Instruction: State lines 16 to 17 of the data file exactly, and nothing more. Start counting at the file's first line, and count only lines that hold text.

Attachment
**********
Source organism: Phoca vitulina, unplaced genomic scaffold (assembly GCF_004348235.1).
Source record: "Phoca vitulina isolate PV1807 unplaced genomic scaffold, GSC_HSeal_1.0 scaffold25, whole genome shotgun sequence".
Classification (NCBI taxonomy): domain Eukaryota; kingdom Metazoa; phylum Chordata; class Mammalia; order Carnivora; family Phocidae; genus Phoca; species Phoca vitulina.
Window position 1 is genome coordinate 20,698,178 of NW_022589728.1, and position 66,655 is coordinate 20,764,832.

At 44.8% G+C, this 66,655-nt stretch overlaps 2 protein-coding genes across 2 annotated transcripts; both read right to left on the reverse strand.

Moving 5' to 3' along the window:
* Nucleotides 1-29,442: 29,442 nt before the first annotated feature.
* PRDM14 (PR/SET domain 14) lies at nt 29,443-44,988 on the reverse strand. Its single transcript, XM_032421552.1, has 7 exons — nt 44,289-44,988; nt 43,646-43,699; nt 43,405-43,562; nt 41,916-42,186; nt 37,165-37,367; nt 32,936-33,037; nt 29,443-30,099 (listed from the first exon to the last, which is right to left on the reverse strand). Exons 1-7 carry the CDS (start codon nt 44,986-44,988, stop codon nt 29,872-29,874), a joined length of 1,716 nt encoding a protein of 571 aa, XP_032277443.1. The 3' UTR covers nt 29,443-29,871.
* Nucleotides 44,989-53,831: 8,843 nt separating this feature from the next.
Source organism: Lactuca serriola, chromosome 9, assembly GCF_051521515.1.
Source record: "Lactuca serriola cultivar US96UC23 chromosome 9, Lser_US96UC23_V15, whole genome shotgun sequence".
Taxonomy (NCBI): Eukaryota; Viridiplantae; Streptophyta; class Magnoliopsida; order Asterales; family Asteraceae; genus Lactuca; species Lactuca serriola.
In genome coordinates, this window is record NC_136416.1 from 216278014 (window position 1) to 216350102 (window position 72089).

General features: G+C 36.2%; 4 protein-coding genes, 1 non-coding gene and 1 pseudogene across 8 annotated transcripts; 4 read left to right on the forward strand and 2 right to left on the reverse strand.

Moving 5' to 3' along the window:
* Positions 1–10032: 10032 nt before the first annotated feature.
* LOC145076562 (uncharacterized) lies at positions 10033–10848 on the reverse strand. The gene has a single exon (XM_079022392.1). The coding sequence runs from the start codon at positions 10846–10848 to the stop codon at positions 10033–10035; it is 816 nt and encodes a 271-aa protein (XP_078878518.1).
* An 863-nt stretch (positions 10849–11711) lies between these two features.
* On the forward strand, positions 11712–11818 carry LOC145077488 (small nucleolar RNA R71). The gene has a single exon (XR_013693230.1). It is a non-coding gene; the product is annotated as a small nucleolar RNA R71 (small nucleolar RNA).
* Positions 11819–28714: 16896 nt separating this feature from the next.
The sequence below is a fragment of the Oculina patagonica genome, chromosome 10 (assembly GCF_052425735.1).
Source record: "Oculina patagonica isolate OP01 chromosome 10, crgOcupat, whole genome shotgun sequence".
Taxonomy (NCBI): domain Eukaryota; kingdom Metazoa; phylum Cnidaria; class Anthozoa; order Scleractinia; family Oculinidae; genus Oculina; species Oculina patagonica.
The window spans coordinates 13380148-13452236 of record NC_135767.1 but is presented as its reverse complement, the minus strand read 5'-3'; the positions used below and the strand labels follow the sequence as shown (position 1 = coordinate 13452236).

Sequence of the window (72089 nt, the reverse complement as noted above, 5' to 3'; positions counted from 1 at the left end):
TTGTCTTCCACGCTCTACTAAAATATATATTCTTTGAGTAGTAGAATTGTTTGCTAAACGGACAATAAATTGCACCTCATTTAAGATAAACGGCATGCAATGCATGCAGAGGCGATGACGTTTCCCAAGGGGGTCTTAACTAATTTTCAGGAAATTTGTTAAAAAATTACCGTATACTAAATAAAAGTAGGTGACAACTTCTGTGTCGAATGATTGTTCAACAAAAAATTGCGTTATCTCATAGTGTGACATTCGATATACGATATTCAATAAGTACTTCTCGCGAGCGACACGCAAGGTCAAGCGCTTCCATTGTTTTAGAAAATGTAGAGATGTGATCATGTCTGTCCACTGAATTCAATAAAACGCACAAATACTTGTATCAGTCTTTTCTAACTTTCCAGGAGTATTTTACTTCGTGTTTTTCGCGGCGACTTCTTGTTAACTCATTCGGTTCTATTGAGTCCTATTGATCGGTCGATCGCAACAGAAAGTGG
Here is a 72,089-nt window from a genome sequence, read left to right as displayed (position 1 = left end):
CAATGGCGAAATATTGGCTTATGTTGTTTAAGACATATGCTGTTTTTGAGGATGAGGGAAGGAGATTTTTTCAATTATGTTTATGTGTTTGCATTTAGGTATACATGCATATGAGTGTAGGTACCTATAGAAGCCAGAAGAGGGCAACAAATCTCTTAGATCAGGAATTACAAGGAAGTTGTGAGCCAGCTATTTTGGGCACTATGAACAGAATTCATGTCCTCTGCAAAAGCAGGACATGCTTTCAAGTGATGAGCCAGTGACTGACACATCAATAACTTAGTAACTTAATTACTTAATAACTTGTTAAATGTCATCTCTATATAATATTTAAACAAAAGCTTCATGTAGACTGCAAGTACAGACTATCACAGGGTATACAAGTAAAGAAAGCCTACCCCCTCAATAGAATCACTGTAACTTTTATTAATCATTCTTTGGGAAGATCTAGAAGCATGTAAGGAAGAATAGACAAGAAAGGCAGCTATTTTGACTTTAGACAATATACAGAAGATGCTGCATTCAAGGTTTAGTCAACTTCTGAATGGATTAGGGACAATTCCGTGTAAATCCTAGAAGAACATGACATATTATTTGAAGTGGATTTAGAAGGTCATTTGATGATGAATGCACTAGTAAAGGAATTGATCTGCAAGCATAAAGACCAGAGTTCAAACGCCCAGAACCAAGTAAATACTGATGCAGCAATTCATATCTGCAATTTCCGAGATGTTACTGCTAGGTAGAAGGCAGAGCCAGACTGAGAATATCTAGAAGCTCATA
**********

* Positions 1–10032: 10032 nt before the first annotated feature.
* LOC145076562 (uncharacterized) lies at positions 10033–10848 on the reverse strand. The gene has a single exon (XM_079022392.1). The coding sequence runs from the start codon at positions 10846–10848 to the stop codon at positions 10033–10035; it is 816 nt and encodes a 271-aa protein (XP_078878518.1).